# FAQ: Hashes and Symbols - Iterating Over Hashes

This community-built FAQ covers the “Iterating Over Hashes” exercise from the lesson “Hashes and Symbols”.

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## FAQs on the exercise Iterating Over Hashes

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So the exercise says that the following will print out each key and value:

my_hash.each do |key, value|
puts my_hash[ ]
end

This doesn’t happen. Surely my_hash can’t be empty, but my_hash[key, value] also doesn’t work. Is there a way of printing out a key and value without doing the following:

my_hash.each do |key, value|
puts “#{key}: #{value}”
end

3 Likes
1 Like

Surely my_hash can’t be empty

Agreed. I’m not sure what the example is trying to achieve with:

``````puts my_hash[]
``````

but it just causes an error:

``````wrong number of arguments (given 0, expected 1)
``````

Some possible ways to print the key and value:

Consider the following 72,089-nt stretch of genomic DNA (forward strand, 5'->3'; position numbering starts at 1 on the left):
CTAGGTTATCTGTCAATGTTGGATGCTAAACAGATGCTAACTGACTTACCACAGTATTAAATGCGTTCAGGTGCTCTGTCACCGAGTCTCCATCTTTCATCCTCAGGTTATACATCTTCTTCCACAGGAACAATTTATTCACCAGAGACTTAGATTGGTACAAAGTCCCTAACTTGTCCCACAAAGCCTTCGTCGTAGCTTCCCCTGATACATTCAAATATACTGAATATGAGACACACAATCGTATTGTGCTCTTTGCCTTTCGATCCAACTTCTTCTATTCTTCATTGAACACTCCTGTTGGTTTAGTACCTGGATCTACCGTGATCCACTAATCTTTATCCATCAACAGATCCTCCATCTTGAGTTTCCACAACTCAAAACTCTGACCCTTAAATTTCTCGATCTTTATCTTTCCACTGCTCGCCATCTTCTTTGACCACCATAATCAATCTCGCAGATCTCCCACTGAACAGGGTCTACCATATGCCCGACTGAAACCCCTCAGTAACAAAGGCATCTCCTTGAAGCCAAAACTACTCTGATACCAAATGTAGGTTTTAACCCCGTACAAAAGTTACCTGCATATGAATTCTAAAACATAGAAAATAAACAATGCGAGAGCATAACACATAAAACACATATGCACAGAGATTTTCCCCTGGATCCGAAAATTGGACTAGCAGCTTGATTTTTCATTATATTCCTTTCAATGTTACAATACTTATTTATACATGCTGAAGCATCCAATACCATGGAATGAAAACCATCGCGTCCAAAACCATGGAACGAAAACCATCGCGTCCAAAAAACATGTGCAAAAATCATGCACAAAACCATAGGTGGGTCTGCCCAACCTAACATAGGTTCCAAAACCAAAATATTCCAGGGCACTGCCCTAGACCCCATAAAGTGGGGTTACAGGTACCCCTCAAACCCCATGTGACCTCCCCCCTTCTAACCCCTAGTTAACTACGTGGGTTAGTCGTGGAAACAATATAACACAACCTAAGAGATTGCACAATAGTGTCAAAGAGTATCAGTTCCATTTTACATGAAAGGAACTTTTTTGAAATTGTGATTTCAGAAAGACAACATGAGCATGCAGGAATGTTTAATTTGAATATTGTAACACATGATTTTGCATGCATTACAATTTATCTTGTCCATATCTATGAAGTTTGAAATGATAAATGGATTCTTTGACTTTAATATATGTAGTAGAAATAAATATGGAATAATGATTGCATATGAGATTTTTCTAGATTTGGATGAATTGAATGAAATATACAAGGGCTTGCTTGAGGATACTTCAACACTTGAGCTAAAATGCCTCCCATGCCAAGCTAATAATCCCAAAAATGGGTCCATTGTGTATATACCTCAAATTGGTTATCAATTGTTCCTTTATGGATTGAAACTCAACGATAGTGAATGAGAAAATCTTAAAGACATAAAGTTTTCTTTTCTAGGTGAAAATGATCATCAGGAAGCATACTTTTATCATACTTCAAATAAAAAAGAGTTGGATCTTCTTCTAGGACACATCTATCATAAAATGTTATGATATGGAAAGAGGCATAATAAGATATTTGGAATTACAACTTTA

``````puts "#{key}: #{value}"

puts key + ': ' + value.to_s

puts key + ': ' + my_hash[key].to_s
``````
4 Likes

The example is terrible and confused me too. They aren’t asking for the key value pair to be printed though, only the value. So you can just `puts value`

2 Likes

I don’t get it. One lesson before they say that the first term is the key and the second one is its value. Then in this lesson the code goes like this:

``````matz = { "First name" => "Yukihiro",
"Last name" => "Matsumoto",
"Age" => 47,
"Nationality" => "Japanese",
"Nickname" => "Matz"
}
``````

Then the instruction tells you to print the values, but the hint tells you to print the key:

``````puts matz[key]
``````

And if you run it like that, it prints the values:

Yukihiro
Matsumoto
47
Japanese
Matz

So, which one is the key and the value?

1 Like

For me it ended up printing the right things using the below:
Not sure how correct or incorrect imine is but it gives me the “green” light afterwards.

matz.each do |key, value|

puts value

end

I noticed this too. It makes zero sense at all. Why does using key print the value? Why isn’t this explained? Furthermore, we’ve learned so far to just use the placeholder for this type of scenario (so we’d just write “puts value”) - why introduce new syntax like this using the array name with brackets and the wrong ■■■■■■ placeholder!? I’m seriously irked by this, though this is a free course and I apologize to staff/everyone if I sound ungrateful.